World must face currency issues: Sarkozy adviser

PARIS - World leaders must resolve underlying problems with global currencies, even if the issue is not tackled in next month’s financial summit in London, said a senior advisor to French President Nicolas Sarkozy.

By (Reuters)

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Published: Sun 22 Mar 2009, 7:47 PM

Last updated: Thu 2 Apr 2015, 7:45 AM

Henri Guaino, Sarkozy’s influential speech writer, told Reuters that currency disorders had helped trigger the global economic crisis and could not be ignored.

‘Putting the monetary system back into shape is a major task and one of the most complicated problems to resolve,’ he said, speaking in his gilded office in the presidential Elysee Palace.

Last year’s financial meltdown has cast doubt on the role of the US dollar as the key global currency and also thrown a spotlight on other concerns, such as long-standing accusations in the West that China undervalues its currency to lift exports.

France pushed for foreign exchange imbalances to be central to the discussions of G20 major world leaders in Washington last year and again in London on April 2, but to little avail.

‘It was impossible to put in on the agenda at Washington and probably won’t be on the agenda at London,’ Guaino said, adding: ‘One cannot deal with the issue of the financial system without at all confronting the monetary issue.’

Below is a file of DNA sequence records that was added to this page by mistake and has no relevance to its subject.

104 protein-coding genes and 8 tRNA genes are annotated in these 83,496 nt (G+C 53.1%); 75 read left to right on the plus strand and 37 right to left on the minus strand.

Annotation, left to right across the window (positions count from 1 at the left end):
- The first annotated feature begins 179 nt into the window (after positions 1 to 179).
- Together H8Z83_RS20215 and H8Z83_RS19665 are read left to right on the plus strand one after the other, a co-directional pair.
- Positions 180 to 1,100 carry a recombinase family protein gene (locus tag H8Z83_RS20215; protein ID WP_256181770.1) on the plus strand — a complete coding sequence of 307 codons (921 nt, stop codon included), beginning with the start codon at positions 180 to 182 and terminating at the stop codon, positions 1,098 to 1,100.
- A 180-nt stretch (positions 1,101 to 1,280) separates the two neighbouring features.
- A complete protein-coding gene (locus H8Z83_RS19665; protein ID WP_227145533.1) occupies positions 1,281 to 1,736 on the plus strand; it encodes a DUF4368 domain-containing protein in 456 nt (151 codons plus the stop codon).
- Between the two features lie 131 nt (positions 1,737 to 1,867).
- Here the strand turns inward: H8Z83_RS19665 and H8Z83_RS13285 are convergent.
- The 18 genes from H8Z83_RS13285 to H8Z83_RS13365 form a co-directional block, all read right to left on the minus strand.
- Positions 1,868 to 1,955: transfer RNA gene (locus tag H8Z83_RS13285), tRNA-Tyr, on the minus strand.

Some European officials have been complaining in private about the difficulties of organising the London summit because US President Barack Obama’s economic team is not fully functional, with some key positions still unfilled.

Guaino said an additional problem was that the experts who were putting together the summit agenda were products of the flawed system that gave birth to the crisis.

‘It’s complicated. One needs to imagine different things, think in different ways ... However, we have still come a long way in the last six months,’ he said.


Calls for a rethink of the dollar’s status as the world’s benchmark currency has come amid concerns about its long-term value as the US Federal Reserve moved to pump more than a trillion dollars of new cash into the ailing economy last week.

Guaino said the European Central Bank (ECB) would also have to adopt new methods to help the sickly euzo zone, saying such solutions were needed at a time when governments around the world faced potential problems financing their bulging deficits.

The ECB has said it is studying ‘unconventional’ policy steps, without giving any timetable for possible action.

Once a fierce-critic of the ECB, Guaino praised its reaction to the financial crisis, adding it faced tough decisions in the months ahead if it was going to stave off deflation on the one hand and possible hyperinflation on the other.

‘There will come a time when if America follows an inflationary path, Europe will have to decide whether to follow this inflationary cycle,’ he said. ‘One should not have a dogmatic vision of this problem.’

The ECB’s mandate focuses on price control, but France has long argued it should also set growth targets and some officials within the eurozone feel that if trading partners such as the United States and Britain unleash inflation to eat into their debt mountains, the euro zone will have to follow suit.

The economic crisis has raised fears that the euro zone might split apart, with weaker members destabilised by their precarious finances. Guaino played down such concerns, but said stronger states would be ready to help if necessary.

‘In a crisis such as this, no-one knows what tomorrow will bring,’ he said.

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